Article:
Tissue sections were independently examined in an unblinded manner by a licensed pathologist (Comparative Biosciences, Inc.). In the dual-cytokine synergy study, tissue sections were stained with hematoxylin and eosin and with trichrome, and a subjective but relative fibrosis severity score from 0 to 4 was assigned for each examined organ as given in Results, with small focal areas of trace fibrosis constituting 'minimal' fibrosis, and larger multifocal (that is,, non-diffuse) areas of fibroblasts and extracellular matrix accumulation constituting 'moderate' fibrosis.

Test articles

FG-3019 was cloned, expressed and purified from a recombinant CHO cell line derived for this purpose. For bleomycin and UUO studies, FG-3019 was prepared in a vehicle solution consisting of 25 mmol/l L-histidine and 137 mmol/l sodium chloride, pH 6.0. For the TGF-β and CTGF synergy study, FG-3019 was prepared in phosphate-buffered saline (PBS; Cellgro™, Mediatech, Herndon, VA, USA). E. coli-derived TGF-β2 and baculovirus-derived recombinant human CTGF [49] were also prepared in PBS vehicle.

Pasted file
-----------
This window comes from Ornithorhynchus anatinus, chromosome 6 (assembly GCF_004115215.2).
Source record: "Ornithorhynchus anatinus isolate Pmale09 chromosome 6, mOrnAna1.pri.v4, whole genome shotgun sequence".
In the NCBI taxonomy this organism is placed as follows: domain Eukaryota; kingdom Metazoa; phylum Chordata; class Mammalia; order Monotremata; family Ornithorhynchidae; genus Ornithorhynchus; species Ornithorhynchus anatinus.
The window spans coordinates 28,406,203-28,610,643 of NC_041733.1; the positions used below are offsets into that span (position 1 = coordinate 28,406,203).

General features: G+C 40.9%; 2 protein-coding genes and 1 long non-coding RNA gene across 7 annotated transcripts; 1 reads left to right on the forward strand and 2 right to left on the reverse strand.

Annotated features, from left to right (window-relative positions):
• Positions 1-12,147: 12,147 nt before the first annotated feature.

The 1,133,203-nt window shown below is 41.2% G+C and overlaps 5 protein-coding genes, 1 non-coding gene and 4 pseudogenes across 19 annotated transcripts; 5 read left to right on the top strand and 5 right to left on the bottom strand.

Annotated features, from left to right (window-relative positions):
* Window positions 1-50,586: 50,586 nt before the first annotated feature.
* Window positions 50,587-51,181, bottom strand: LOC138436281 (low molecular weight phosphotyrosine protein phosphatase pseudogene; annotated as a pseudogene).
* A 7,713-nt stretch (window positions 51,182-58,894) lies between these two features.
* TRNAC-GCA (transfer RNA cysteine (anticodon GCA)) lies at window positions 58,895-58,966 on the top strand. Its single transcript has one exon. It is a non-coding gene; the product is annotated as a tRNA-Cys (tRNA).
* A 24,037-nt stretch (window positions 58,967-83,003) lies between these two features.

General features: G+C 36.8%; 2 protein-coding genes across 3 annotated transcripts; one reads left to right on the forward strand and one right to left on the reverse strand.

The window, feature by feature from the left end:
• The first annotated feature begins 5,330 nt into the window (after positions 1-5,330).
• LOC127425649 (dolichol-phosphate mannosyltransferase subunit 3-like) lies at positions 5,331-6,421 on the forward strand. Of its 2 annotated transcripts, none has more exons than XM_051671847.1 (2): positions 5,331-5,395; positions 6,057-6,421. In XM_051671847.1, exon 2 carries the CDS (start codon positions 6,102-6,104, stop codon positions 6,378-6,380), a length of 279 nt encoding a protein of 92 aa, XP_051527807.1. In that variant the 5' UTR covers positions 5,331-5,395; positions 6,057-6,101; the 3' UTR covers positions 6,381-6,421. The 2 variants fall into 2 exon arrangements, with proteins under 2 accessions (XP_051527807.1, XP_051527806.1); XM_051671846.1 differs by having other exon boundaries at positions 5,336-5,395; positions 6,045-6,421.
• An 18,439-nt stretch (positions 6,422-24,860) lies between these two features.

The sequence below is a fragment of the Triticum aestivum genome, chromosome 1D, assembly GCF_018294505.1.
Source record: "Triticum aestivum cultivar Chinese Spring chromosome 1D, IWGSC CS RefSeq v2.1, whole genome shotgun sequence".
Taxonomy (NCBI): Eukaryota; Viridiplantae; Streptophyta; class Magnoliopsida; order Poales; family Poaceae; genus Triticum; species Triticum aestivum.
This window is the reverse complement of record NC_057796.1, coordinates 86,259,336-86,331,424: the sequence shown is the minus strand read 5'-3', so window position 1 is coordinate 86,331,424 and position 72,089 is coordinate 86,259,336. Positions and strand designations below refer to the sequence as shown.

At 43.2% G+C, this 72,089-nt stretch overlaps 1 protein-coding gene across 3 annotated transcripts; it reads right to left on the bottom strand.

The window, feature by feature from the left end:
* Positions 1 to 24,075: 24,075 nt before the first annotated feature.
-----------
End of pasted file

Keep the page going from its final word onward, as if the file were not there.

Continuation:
Immunologic methods

Immunoblotting was carried out according to standard western blotting methods. FG-3019 or polyclonal antisera directed against either CYR61 or NOV were each used to determine the relative affinity of antibody preparations towards baculovirus-derived recombinant human CTGF, CYR61 and NOV. Rabbit polyclonal anti-NOV and anti-CYR61 antisera were generous gifts from Drs Maryvonne Laurent (Hôpital St. Antoine; Paris, France) and Ruth Lupu (UC Berkeley; Berkeley, CA, USA), respectively. For determinations of relative FG-3019 exposure, plasma FG-3019 antibody concentrations were determined by a sandwich ELISA using an exon-3 (VWC homology domain) CTGF peptide for capture of FG-3019 followed by detection with goat anti-human IgG linked to alkaline phosphatase.

Statistical analysis